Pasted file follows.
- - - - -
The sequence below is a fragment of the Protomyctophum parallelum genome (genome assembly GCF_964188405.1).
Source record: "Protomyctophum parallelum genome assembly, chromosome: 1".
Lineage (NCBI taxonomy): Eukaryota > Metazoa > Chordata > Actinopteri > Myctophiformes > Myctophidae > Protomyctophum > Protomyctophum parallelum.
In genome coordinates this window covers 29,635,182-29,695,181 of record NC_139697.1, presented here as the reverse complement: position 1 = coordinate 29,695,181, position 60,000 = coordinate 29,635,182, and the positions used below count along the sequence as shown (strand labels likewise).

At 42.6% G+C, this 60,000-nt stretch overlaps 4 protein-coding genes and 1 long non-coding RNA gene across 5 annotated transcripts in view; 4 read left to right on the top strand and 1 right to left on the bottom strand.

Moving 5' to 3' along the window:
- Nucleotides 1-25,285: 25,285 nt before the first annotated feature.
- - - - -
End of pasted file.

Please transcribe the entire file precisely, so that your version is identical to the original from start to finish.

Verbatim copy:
The sequence below is a fragment of the Protomyctophum parallelum genome (genome assembly GCF_964188405.1).
Source record: "Protomyctophum parallelum genome assembly, chromosome: 1".
Lineage (NCBI taxonomy): Eukaryota > Metazoa > Chordata > Actinopteri > Myctophiformes > Myctophidae > Protomyctophum > Protomyctophum parallelum.
In genome coordinates this window covers 29,635,182-29,695,181 of record NC_139697.1, presented here as the reverse complement: position 1 = coordinate 29,695,181, position 60,000 = coordinate 29,635,182, and the positions used below count along the sequence as shown (strand labels likewise).

At 42.6% G+C, this 60,000-nt stretch overlaps 4 protein-coding genes and 1 long non-coding RNA gene across 5 annotated transcripts in view; 4 read left to right on the top strand and 1 right to left on the bottom strand.

Moving 5' to 3' along the window:
- Nucleotides 1-25,285: 25,285 nt before the first annotated feature.